Due to multiple disruptions to my schedule since the first of the year I have not had the opportunity to take down my Christmas tree. At this point, should I leave the tree up for the remainder of the year or take it down now?
Dear D. Seattle,
We all procrastinate from time to time. I, for example, received your e-mail in the spring of 2007. Forgive me if in the interim you have solved your dilemma, but it is possible that my answer will still be useful.
I think we can postulate a utility function along the following lines: having a Christmas tree up during the Christmas season brings positive utility, but diminishing marginal utility over time. After a while, the marginal utility is negative: the tree becomes an irritation, offering neither use nor ornament.
Given that parsimony is a virtue in economic modelling, let us assume that if the tree (presumably plastic) survives the year, its presence at the following Christmas will not seem like old news, but will be as welcome as ever. Assume also that putting up the tree and taking it down bring disutility, although in my experience this is not necessarily the case.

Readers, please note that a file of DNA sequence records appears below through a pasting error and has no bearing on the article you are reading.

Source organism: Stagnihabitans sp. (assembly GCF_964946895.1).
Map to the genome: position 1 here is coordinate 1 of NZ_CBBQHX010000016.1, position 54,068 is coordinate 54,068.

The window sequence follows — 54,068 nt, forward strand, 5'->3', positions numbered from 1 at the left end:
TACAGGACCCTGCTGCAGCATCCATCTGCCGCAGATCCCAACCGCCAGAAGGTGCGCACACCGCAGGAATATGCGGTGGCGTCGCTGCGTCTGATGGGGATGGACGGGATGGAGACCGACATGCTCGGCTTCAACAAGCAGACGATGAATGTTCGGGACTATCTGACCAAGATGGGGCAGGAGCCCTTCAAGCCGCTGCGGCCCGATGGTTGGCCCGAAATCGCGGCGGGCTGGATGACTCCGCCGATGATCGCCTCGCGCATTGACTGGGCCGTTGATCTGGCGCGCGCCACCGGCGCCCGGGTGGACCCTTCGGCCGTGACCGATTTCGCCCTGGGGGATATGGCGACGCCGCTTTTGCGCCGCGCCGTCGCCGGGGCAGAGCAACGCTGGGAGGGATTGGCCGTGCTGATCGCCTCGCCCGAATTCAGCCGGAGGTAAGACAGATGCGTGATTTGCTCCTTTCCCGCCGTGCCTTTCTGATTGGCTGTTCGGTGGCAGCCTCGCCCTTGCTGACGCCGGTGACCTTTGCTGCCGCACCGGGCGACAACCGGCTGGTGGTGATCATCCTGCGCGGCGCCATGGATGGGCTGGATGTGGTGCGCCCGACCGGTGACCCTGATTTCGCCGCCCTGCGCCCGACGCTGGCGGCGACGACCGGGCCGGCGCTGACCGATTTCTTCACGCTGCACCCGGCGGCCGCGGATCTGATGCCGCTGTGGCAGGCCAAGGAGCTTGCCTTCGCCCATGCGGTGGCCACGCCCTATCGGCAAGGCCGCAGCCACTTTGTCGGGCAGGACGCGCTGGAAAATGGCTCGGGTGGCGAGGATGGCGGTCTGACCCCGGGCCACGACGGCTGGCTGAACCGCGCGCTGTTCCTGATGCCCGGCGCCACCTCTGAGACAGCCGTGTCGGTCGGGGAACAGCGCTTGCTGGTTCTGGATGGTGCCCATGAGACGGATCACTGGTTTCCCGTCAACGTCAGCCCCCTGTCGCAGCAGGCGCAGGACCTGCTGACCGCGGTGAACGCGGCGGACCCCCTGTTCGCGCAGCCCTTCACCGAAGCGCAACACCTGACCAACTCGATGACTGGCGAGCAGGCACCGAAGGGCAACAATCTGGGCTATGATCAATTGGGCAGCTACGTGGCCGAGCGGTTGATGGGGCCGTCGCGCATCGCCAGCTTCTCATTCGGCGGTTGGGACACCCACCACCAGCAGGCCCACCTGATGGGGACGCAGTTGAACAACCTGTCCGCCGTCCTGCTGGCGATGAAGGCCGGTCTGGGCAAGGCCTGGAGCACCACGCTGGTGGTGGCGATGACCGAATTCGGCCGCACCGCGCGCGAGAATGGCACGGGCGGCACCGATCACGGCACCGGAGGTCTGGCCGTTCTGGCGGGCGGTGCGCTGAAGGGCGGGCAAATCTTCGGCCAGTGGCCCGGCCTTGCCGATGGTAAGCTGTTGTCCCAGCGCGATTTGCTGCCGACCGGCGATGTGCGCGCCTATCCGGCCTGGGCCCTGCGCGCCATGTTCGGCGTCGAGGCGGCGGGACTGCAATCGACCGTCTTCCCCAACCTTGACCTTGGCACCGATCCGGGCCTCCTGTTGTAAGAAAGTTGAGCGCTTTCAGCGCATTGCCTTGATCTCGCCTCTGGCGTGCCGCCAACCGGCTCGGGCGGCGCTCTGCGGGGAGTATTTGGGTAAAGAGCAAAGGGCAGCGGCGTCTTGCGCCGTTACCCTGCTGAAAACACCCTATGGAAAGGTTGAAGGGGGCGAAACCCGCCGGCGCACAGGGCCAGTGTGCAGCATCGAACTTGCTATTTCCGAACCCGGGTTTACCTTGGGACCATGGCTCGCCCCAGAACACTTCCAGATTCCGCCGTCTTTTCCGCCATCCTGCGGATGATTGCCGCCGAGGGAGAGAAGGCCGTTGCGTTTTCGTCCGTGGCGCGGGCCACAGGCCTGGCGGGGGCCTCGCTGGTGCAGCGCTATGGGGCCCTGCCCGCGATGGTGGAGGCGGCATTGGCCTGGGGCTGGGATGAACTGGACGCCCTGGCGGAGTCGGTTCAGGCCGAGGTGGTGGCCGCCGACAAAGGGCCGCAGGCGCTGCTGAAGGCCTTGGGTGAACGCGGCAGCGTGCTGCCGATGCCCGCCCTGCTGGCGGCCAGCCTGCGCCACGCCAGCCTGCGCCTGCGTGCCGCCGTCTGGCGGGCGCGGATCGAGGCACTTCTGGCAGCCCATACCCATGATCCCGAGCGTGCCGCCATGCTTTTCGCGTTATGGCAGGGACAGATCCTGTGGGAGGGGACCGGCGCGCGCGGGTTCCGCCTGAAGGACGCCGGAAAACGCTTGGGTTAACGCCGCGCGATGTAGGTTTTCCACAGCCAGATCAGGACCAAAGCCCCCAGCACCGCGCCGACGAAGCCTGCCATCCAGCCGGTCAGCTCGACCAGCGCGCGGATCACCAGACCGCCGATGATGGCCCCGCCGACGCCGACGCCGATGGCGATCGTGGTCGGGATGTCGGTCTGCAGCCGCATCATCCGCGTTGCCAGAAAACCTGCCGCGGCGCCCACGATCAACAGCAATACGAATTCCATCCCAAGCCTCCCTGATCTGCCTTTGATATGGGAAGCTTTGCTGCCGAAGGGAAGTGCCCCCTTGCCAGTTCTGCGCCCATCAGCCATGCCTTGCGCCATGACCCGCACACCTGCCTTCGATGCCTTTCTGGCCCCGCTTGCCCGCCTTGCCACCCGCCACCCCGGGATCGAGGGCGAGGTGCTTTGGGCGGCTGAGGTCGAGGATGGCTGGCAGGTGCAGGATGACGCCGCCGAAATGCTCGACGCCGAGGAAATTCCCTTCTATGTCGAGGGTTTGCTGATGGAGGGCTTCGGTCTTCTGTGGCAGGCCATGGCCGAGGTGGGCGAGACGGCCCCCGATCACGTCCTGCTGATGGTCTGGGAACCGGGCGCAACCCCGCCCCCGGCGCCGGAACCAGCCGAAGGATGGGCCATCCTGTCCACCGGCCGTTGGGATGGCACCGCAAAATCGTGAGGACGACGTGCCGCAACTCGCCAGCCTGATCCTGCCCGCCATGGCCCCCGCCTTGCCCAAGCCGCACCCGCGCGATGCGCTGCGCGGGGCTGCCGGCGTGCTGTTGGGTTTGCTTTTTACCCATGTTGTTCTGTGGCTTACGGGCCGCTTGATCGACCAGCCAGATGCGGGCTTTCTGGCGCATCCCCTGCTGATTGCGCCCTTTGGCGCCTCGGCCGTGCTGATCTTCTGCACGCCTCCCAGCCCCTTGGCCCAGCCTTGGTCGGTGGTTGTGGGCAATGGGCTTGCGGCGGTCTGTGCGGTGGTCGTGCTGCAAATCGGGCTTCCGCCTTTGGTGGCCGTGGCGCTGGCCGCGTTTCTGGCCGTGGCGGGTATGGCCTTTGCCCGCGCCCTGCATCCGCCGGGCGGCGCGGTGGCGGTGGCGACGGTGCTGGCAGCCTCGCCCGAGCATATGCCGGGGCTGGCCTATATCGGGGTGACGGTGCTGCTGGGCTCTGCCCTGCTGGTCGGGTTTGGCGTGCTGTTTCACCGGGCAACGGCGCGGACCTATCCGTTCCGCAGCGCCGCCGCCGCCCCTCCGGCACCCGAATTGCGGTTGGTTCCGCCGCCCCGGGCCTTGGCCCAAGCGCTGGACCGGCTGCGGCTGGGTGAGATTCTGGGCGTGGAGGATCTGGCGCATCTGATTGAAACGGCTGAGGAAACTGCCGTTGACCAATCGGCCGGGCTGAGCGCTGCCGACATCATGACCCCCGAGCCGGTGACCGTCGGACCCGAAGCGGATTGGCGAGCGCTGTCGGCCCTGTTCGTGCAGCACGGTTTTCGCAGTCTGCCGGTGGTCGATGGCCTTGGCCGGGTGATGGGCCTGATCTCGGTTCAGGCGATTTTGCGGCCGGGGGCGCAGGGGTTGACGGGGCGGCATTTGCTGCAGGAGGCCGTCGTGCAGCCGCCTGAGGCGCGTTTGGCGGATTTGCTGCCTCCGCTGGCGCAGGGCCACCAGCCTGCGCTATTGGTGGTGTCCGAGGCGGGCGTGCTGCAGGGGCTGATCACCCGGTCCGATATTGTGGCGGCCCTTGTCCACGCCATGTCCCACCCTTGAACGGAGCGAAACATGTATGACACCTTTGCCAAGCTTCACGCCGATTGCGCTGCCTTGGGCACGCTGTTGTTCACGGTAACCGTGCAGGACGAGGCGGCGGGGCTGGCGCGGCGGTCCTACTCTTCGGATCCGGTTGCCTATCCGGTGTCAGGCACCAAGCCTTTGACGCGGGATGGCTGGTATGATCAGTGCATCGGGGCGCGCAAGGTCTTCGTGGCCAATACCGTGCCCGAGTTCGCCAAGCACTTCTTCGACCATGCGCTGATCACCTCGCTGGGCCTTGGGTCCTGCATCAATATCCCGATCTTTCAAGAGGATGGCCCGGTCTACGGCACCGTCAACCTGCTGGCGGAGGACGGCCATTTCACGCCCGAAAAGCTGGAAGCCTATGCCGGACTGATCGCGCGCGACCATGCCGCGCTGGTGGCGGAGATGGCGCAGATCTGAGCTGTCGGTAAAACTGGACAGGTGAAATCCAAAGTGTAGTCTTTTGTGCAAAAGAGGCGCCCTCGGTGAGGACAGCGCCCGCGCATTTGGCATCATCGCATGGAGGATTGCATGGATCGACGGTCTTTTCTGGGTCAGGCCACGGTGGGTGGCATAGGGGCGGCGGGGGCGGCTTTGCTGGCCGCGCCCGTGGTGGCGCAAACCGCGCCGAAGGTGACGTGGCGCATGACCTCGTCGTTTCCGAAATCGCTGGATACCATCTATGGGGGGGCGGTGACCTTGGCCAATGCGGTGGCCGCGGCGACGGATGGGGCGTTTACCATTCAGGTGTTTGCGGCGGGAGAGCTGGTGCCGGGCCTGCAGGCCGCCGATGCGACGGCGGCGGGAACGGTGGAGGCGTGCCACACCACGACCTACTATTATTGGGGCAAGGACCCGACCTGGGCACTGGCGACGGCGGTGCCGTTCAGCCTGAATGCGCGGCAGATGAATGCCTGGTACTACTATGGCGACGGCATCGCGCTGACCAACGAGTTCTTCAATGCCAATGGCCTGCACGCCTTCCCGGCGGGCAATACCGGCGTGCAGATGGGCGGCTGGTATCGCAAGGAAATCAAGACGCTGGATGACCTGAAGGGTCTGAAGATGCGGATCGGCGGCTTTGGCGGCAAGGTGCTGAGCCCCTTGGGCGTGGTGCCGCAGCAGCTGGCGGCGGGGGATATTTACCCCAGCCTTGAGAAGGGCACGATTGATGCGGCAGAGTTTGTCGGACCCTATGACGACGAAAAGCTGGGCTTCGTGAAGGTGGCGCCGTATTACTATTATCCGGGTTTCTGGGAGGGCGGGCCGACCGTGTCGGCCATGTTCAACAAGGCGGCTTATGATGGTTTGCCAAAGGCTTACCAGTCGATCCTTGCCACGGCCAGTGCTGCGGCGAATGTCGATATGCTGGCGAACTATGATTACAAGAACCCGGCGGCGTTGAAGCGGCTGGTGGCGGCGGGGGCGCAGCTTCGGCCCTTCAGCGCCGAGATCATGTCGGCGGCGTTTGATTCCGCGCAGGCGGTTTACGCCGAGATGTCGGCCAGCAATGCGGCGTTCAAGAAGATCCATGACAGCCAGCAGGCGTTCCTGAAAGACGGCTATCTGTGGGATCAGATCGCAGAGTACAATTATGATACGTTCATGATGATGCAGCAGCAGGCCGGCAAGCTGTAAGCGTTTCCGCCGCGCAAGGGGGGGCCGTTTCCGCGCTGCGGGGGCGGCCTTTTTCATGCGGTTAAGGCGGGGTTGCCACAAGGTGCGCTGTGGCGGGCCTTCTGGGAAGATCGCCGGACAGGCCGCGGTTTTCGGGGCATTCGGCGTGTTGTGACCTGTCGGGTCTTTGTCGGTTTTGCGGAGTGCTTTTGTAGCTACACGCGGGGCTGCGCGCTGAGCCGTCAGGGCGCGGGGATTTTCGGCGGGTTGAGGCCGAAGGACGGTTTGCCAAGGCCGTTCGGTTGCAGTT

All these simplifying assumptions create a bias towards leaving the tree up; despite that, working through a few numerical examples suggests to me that in almost all cases you are better off taking the tree down. Even now, in early December, I would advise you to dismantle your festive foliage and enjoy the thrill of renewing it on Christmas Eve.
If the tree is still up, I would suggest that your problem is deeper than poor cost-benefit analysis: it is a profound tendency to put off action that is troublesome in the short term. We have developed an institution to deal with this. It is called the New Year’s resolution.
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